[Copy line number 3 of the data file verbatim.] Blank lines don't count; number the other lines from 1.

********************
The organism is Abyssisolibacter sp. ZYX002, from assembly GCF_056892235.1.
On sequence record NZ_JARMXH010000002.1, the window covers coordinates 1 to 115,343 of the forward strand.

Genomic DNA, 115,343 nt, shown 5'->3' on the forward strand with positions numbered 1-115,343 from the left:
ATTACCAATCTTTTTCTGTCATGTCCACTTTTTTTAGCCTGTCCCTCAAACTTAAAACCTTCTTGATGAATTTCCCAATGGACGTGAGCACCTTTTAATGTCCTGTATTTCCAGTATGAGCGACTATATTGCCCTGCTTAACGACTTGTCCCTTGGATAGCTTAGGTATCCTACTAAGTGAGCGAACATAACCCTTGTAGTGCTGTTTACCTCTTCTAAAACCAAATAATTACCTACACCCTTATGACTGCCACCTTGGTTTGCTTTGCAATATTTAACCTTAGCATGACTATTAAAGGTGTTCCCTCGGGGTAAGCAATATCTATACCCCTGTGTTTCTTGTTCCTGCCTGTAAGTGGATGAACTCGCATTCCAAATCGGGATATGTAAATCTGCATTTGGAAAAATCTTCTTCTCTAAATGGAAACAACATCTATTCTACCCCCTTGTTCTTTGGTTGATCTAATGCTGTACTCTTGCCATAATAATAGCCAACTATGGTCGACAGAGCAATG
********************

Genomic DNA, 115,343 nt, shown 5'->3' on the forward strand with positions numbered 1-115,343 from the left: